Please don’t hesitate to call or email us with questions or for additional strategies on reducing your tax bill. We’d be glad to set up a planning meeting or assist you in any other way that we can.”

Filing Deadlines

W-2, 1099-MISC, and Partnership

Business owners and rental property owners who pay employees or vendors will now have to file with the IRS by January 31. The Forms W-2 and 1099-MISC previously had to be mailed to employees or vendors by then, but could be sent to the IRS later. Both deadlines are now January 31, to make it easier for the IRS to detect and prevent fraud. Partnership returns are now due one month earlier, on March 15. Late filing penalties have increased, and can be significant, so plan ahead.

Foreign Financial Account Reporting (FBAR and FinCEN)

The filing deadline is April 15, unless you live outside the US. An extension is available for six-months, the same as for individual tax returns.

Arizona Tax Credits

Arizona Qualifying Charitable Organization Tax Credit

The maximum credit has doubled to $400/single and $800/married. The deadline has been extended to April 15, 2019 or when you file your income taxes, whichever comes first. Your 2018 donations made after August 27, 2018 no longer qualify as itemized deductions.

Arizona Foster Care Charitable Organization Tax Credit

The maximum credit has increased to $500/single and $1,000/married. The deadline has been extended to April 15, 2019 or when you file your income taxes, whichever comes first. Your 2018 donations made after August 27, 2018 no longer qualify as itemized deductions.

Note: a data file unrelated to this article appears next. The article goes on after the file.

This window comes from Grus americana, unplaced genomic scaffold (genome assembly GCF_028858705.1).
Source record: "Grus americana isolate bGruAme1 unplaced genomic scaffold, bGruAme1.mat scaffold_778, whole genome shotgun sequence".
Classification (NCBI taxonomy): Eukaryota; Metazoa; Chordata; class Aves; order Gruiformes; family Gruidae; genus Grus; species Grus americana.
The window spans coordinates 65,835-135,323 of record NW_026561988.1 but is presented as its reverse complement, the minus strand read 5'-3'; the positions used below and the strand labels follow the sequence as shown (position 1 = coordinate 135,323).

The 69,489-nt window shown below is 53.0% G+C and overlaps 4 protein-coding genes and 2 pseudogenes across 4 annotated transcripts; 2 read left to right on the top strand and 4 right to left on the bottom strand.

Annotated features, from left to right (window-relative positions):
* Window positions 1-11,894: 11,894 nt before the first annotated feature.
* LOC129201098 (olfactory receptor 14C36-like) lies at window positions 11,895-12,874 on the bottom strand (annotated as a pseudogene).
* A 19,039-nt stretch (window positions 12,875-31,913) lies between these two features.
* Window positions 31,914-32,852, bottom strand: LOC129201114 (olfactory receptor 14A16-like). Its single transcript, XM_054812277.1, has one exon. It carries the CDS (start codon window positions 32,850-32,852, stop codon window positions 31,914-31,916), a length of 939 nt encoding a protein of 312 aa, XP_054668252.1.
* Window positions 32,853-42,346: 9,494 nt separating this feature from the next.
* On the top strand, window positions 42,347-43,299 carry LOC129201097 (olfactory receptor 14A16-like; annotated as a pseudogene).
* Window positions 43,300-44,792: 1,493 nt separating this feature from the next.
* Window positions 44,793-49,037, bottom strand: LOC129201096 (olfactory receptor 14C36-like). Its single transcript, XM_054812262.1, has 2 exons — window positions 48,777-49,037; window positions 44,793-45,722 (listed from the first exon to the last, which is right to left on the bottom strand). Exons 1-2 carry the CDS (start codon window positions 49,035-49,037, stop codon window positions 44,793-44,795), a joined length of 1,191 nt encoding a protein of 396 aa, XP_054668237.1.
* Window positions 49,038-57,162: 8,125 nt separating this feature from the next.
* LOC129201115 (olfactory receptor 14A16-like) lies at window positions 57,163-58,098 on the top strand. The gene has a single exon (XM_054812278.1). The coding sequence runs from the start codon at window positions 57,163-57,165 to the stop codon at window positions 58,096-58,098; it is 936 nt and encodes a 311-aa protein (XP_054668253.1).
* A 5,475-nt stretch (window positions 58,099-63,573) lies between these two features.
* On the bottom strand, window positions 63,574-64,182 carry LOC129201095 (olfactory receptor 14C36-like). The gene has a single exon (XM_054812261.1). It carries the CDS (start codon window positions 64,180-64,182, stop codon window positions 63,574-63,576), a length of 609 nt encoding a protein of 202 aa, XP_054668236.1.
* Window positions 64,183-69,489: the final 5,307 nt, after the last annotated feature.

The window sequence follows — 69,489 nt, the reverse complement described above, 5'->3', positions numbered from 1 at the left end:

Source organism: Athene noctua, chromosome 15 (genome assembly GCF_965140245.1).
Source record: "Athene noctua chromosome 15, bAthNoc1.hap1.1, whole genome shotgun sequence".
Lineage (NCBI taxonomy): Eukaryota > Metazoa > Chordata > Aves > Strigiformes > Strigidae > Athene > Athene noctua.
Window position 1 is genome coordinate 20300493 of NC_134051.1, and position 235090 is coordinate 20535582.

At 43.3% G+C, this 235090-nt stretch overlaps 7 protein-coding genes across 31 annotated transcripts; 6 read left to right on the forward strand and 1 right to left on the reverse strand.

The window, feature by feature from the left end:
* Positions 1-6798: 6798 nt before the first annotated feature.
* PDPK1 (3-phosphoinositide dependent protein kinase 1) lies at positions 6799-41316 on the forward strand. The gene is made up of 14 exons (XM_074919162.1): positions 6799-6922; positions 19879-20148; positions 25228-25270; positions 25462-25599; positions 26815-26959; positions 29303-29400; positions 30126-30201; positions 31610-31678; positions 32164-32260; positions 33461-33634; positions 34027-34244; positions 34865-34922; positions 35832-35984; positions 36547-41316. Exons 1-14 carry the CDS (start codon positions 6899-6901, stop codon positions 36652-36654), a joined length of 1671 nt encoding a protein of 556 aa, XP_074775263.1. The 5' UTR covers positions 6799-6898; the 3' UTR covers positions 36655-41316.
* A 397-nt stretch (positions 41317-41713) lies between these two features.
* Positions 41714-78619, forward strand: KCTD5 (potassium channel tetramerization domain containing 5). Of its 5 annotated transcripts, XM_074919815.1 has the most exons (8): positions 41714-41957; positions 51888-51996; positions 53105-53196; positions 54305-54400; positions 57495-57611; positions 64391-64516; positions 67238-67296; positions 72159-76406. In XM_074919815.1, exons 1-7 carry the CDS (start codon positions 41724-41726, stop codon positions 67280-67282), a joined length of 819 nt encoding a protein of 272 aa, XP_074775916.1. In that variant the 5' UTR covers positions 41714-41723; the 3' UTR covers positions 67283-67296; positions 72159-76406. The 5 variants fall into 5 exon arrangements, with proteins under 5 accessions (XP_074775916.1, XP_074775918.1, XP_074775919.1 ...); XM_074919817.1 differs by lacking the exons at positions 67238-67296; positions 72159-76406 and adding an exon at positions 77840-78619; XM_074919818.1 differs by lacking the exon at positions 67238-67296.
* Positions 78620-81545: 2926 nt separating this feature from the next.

Arizona Fees Paid to Public Schools (including Charter Schools) Tax Credit

Anyone can take this credit. The maximum credit is $200/single and $400/married. The deadline is April 15, 2019 or when you file your income taxes, whichever comes first. Donations made after August 27, 2018 no longer qualify as itemized deductions.

Arizona School Tuition Organization Tax Credit

Anyone can take this credit. The maximum credit is $1,107/single and $2,213/married. The deadline is April 15, 2019 or when you file your income taxes, whichever comes first. This is actually two credits, and the Organizations will guide you on the details. Donations made after August 27, 2018 no longer qualify as itemized deductions.

Arizona Military Family Relief Fund Tax Credit

Anyone can take this credit, and donations are now being accepted. The maximum credit is $200/single and $400/married. The deadline is as soon as $1,000,000 has been donated and the 2018 limit has been reached. More information is available from the Arizona Department of Veterans’ Services. If you’re interested, check back with them in early 2019.

We are here to help. Email or call us today to set up a consultation.